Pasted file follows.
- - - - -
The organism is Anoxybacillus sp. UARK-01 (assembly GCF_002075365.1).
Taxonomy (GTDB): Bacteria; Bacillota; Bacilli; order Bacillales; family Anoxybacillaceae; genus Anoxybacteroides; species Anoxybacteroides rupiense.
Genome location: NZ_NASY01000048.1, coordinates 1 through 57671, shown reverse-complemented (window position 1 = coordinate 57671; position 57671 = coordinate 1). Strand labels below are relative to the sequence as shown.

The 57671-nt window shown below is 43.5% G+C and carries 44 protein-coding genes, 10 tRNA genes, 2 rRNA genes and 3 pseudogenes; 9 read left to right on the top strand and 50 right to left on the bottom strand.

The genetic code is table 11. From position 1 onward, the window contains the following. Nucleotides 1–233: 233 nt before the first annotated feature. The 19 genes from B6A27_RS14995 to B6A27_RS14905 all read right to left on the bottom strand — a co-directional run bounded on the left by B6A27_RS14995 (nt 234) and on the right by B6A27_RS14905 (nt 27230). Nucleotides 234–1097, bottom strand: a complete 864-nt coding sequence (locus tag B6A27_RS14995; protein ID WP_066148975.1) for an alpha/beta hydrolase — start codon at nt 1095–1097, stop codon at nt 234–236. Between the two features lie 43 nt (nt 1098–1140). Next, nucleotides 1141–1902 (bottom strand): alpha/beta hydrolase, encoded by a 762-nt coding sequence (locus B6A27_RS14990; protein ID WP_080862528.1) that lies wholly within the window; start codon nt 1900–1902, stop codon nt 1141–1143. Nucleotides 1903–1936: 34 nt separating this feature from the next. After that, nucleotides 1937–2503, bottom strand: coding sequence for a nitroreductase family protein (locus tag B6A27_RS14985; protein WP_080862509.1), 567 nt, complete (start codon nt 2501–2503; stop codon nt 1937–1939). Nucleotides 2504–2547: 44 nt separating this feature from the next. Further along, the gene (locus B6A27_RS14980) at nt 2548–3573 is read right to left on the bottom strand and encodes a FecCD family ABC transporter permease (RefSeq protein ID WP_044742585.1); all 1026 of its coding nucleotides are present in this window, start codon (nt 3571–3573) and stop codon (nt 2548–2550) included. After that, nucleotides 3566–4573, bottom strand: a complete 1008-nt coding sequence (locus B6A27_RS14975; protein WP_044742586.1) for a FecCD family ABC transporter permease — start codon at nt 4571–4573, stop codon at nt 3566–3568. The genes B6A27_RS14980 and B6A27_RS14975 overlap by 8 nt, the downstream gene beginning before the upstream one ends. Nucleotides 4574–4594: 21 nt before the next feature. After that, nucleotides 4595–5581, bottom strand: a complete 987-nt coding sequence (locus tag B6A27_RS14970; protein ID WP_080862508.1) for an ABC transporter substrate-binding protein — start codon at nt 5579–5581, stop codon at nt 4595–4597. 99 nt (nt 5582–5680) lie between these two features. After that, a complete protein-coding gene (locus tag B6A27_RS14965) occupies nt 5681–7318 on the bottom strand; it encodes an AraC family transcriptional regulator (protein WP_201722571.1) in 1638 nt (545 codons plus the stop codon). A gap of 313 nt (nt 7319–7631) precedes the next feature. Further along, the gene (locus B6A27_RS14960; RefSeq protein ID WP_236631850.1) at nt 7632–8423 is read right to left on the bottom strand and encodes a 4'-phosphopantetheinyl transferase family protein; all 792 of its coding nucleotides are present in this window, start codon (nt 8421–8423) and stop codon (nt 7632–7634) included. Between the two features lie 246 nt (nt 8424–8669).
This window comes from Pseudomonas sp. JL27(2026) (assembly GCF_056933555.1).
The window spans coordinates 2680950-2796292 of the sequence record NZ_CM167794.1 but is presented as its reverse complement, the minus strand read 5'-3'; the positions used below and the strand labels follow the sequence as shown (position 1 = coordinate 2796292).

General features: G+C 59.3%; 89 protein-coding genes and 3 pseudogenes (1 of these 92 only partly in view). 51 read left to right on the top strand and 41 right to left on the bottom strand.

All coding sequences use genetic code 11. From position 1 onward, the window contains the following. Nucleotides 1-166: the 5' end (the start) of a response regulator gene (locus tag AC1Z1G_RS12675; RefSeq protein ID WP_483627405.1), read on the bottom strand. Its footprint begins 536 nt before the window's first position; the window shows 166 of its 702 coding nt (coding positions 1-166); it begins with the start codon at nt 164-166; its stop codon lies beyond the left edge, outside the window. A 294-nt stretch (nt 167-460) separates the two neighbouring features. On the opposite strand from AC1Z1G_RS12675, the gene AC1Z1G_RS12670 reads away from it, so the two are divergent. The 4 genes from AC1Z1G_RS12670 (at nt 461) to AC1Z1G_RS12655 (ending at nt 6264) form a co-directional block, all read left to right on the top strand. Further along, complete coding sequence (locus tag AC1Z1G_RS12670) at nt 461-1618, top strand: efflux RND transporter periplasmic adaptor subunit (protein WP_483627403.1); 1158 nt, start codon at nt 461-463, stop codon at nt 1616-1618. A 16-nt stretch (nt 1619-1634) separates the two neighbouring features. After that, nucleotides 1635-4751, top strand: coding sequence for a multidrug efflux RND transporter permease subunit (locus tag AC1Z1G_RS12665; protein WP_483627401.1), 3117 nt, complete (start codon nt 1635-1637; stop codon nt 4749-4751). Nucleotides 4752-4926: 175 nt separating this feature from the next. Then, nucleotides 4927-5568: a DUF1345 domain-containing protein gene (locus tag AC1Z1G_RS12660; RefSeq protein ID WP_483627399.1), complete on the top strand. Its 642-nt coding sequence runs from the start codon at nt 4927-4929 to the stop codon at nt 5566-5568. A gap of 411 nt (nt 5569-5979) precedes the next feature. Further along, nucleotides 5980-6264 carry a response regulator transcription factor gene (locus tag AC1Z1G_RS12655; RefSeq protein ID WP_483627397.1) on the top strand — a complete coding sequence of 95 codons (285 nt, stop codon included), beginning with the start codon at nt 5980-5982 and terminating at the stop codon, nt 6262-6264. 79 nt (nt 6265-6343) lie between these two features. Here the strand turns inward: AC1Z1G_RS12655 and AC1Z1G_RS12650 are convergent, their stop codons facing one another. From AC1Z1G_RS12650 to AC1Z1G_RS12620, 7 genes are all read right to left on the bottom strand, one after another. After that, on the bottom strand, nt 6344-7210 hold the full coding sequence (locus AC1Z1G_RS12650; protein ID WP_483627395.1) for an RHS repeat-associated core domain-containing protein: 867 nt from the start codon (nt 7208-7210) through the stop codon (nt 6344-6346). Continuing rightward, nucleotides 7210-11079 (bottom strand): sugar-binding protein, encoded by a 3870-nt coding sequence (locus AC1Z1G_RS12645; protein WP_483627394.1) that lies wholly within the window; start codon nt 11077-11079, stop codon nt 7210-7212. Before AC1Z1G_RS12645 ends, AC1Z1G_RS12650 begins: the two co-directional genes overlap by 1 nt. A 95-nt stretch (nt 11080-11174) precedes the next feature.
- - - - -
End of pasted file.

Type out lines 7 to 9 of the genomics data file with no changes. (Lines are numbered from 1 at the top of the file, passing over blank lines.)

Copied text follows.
The window spans coordinates 2680950-2796292 of the sequence record NZ_CM167794.1 but is presented as its reverse complement, the minus strand read 5'-3'; the positions used below and the strand labels follow the sequence as shown (position 1 = coordinate 2796292).

General features: G+C 59.3%; 89 protein-coding genes and 3 pseudogenes (1 of these 92 only partly in view). 51 read left to right on the top strand and 41 right to left on the bottom strand.

All coding sequences use genetic code 11. From position 1 onward, the window contains the following. Nucleotides 1-166: the 5' end (the start) of a response regulator gene (locus tag AC1Z1G_RS12675; RefSeq protein ID WP_483627405.1), read on the bottom strand. Its footprint begins 536 nt before the window's first position; the window shows 166 of its 702 coding nt (coding positions 1-166); it begins with the start codon at nt 164-166; its stop codon lies beyond the left edge, outside the window. A 294-nt stretch (nt 167-460) separates the two neighbouring features. On the opposite strand from AC1Z1G_RS12675, the gene AC1Z1G_RS12670 reads away from it, so the two are divergent. The 4 genes from AC1Z1G_RS12670 (at nt 461) to AC1Z1G_RS12655 (ending at nt 6264) form a co-directional block, all read left to right on the top strand. Further along, complete coding sequence (locus tag AC1Z1G_RS12670) at nt 461-1618, top strand: efflux RND transporter periplasmic adaptor subunit (protein WP_483627403.1); 1158 nt, start codon at nt 461-463, stop codon at nt 1616-1618. A 16-nt stretch (nt 1619-1634) separates the two neighbouring features. After that, nucleotides 1635-4751, top strand: coding sequence for a multidrug efflux RND transporter permease subunit (locus tag AC1Z1G_RS12665; protein WP_483627401.1), 3117 nt, complete (start codon nt 1635-1637; stop codon nt 4749-4751). Nucleotides 4752-4926: 175 nt separating this feature from the next. Then, nucleotides 4927-5568: a DUF1345 domain-containing protein gene (locus tag AC1Z1G_RS12660; RefSeq protein ID WP_483627399.1), complete on the top strand. Its 642-nt coding sequence runs from the start codon at nt 4927-4929 to the stop codon at nt 5566-5568. A gap of 411 nt (nt 5569-5979) precedes the next feature. Further along, nucleotides 5980-6264 carry a response regulator transcription factor gene (locus tag AC1Z1G_RS12655; RefSeq protein ID WP_483627397.1) on the top strand — a complete coding sequence of 95 codons (285 nt, stop codon included), beginning with the start codon at nt 5980-5982 and terminating at the stop codon, nt 6262-6264. 79 nt (nt 6265-6343) lie between these two features. Here the strand turns inward: AC1Z1G_RS12655 and AC1Z1G_RS12650 are convergent, their stop codons facing one another. From AC1Z1G_RS12650 to AC1Z1G_RS12620, 7 genes are all read right to left on the bottom strand, one after another. After that, on the bottom strand, nt 6344-7210 hold the full coding sequence (locus AC1Z1G_RS12650; protein ID WP_483627395.1) for an RHS repeat-associated core domain-containing protein: 867 nt from the start codon (nt 7208-7210) through the stop codon (nt 6344-6346). Continuing rightward, nucleotides 7210-11079 (bottom strand): sugar-binding protein, encoded by a 3870-nt coding sequence (locus AC1Z1G_RS12645; protein WP_483627394.1) that lies wholly within the window; start codon nt 11077-11079, stop codon nt 7210-7212. Before AC1Z1G_RS12645 ends, AC1Z1G_RS12650 begins: the two co-directional genes overlap by 1 nt. A 95-nt stretch (nt 11080-11174) precedes the next feature.